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Reassemble the cabinet except for the back. Cut additional shelves and insert shelf pins, slide the new shelves in from behind, and replace the back.

Build in custom touches

Often, cabinets need a little help to make them more shop-friendly. To boost the storage capacity of preassembled cabinets, screw metal shelf standards to the sides, middle of the back, and inside      the center stile to hold extra shelves. For another way to add shelves, see “Create a sandpaper storage cabinet,” above.

Then make any cabinet more useful by adding accessories, such as these seven options. (For help with modifications, see More Resources at the end of this story)

1. Install pull-out trays.

Reaching to the back of a base cabinet can be a pain, but pull-out trays bring the contents to you. Modify the tray plans below to fit the width and depth of your cabinet opening. Size the tray 1" narrower than the face-frame opening and 1" shorter than the interior depth of the cabinet. 

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Whether it’s one tray or a stack of them, pull-outs save you the trouble of reaching into the back of dark cabinets to find what you need.

To mount drawer slides in face-frame cabinets, block out the cabinet sides to bring the slides flush with the face-frame stiles, as illustrated below. For cabinets with a center stile, plane a center slide-mounting block to the width of the center stile and rip it 12 " wider than the  height of the tray sides.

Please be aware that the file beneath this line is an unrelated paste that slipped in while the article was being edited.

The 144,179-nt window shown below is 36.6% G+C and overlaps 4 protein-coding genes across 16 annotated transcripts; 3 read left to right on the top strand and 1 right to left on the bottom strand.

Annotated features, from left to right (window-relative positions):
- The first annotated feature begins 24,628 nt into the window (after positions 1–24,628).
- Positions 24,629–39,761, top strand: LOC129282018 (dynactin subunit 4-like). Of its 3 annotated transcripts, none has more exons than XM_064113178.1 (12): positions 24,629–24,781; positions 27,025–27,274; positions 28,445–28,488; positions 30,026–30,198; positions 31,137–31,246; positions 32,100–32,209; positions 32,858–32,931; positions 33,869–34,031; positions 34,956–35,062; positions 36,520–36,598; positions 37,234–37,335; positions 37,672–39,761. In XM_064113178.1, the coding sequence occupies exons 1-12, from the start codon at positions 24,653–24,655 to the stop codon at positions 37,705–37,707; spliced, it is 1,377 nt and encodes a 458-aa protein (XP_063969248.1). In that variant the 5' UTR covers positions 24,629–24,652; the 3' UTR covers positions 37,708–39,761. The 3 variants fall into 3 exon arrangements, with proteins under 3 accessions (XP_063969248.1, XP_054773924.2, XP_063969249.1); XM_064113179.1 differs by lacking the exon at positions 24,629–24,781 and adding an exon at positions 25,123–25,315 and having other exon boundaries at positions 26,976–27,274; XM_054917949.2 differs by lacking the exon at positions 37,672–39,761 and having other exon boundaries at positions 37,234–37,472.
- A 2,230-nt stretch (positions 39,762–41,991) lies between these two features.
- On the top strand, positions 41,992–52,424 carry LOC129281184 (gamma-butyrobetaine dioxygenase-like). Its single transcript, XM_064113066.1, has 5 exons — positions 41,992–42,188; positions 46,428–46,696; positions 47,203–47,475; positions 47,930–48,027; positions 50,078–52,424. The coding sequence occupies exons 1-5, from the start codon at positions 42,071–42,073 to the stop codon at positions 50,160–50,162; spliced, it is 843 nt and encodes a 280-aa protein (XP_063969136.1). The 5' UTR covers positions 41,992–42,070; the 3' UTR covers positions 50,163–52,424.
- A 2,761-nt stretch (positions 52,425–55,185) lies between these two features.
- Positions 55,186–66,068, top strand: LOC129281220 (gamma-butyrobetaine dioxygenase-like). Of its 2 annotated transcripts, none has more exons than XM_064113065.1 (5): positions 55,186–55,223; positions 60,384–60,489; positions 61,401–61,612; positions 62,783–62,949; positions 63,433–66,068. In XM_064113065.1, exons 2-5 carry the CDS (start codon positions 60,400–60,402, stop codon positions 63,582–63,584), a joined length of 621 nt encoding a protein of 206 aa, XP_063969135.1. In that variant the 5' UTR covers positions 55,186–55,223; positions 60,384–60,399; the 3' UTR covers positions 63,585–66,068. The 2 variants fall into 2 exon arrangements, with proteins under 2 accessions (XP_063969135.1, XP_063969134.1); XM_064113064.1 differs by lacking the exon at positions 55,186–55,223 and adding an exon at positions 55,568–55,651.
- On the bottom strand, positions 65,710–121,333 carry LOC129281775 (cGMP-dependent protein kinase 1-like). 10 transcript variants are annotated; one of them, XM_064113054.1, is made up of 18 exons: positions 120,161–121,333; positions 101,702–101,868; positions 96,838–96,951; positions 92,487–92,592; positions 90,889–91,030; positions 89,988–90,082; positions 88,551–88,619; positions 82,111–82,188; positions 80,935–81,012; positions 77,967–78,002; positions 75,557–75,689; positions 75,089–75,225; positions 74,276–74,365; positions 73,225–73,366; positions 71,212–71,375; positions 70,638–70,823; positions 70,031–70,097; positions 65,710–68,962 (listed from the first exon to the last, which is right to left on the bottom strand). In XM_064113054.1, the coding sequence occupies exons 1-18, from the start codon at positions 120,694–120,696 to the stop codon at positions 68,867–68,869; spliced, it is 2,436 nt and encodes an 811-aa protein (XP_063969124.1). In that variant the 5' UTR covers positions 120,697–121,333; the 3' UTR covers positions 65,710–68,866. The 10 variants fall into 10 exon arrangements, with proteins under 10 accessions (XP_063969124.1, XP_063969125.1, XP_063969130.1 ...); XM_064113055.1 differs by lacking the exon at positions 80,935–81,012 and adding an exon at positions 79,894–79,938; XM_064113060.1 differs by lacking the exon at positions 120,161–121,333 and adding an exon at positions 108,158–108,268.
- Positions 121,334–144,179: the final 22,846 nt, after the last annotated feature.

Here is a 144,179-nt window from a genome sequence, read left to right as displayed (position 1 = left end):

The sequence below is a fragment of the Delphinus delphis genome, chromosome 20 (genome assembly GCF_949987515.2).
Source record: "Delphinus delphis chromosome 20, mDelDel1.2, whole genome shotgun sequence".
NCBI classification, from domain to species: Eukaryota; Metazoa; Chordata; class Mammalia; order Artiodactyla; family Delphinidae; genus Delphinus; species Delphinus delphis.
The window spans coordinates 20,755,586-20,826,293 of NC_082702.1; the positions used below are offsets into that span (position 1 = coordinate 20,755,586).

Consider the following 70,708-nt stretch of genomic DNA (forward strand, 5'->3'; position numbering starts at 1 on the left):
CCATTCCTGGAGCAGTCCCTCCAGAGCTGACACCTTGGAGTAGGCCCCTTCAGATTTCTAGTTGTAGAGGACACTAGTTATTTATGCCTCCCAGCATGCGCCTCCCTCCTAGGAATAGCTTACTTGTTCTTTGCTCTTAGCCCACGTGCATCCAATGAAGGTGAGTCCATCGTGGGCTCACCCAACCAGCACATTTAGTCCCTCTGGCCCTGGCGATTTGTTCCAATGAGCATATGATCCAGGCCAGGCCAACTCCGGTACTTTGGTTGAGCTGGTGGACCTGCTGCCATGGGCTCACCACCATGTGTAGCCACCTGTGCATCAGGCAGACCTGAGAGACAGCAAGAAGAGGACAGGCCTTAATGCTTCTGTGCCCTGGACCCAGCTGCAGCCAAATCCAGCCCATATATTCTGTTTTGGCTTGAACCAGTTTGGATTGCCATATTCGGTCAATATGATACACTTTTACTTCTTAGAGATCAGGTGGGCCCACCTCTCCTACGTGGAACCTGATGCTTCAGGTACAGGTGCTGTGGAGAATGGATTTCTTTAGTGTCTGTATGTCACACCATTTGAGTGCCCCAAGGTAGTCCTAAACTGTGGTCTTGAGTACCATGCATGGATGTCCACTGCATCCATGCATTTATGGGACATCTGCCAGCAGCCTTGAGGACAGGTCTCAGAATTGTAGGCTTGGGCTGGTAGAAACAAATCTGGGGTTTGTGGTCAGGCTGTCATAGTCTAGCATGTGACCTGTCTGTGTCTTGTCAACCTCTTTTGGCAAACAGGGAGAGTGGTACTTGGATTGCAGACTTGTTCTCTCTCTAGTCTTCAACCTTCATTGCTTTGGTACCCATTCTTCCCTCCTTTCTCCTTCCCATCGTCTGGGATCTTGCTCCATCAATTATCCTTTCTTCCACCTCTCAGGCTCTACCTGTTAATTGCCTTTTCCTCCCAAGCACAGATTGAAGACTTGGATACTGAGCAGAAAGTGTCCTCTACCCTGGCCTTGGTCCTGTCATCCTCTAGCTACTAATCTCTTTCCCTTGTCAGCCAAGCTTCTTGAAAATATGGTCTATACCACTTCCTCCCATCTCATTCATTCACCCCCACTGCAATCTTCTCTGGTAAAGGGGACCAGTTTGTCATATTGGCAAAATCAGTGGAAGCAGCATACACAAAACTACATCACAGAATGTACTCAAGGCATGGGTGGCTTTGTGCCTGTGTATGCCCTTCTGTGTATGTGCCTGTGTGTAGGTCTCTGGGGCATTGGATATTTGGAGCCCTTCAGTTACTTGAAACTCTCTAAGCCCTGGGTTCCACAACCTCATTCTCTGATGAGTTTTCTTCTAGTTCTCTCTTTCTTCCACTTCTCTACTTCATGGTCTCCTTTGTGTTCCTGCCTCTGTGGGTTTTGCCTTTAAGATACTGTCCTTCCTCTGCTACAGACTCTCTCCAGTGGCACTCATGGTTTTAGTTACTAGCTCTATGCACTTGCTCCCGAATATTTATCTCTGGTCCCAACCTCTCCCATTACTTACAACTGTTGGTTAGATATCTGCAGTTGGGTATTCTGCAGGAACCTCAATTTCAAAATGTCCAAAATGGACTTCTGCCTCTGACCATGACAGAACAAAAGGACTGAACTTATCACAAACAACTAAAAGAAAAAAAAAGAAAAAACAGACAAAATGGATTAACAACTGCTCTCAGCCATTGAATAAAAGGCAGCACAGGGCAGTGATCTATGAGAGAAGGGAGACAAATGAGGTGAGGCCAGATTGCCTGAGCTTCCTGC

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2. Mount see-through doors.

To take the mystery out of a cabinet’s contents, replace the original doors with clear acrylic-panel doors. To build simple frame-and-panel doors, see More Resources

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Make this simple door with ¼" stub tenons and grooves. Fill grooves with 18"-wide shims to hold the 18"-thick clear panel in place.

3. Attach drop-down tray storage.

We’ve used trays like these in the WOOD® magazine shop for more than a decade. Adapt the size to fit under your wall cabinets and customize the interior layout to organize your tools.

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You’ll feel like you gained another shelf after installing these drop-down trays. Use them to store layout tools, chisels, or screwdrivers.

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4. Transform a cabinet into a mobile tool base.

Adding a set of casters (see Source) to a cabinet turns it into a rolling tool stand. To start, choose a cabinet based on the height you need and how you’ll use the cart. For example, a 42"-tall wall cabinet on casters would place a benchtop drill press at the right height. Use a narrow wall cabinet to mount a bench grinder.

A 30"-tall wall cabinet measures about the same height as a base cabinet with the toekick removed. Turning a base cabinet into a portable mitersaw stand takes advantage of the base unit’s depth and drawers. Choose casters with wheel diameters that produce a comfortable cabinet height.

To customize a base cabinet for casters, first remove the toekick area beneath the cabinet bottom. This lets you mount casters closer to the cabinet corners for added stability. Depending on your cabinet, cut the sides and back using a jigsaw and a straightedge. Then use a handsaw to remove the rest of the toekick, as shown below.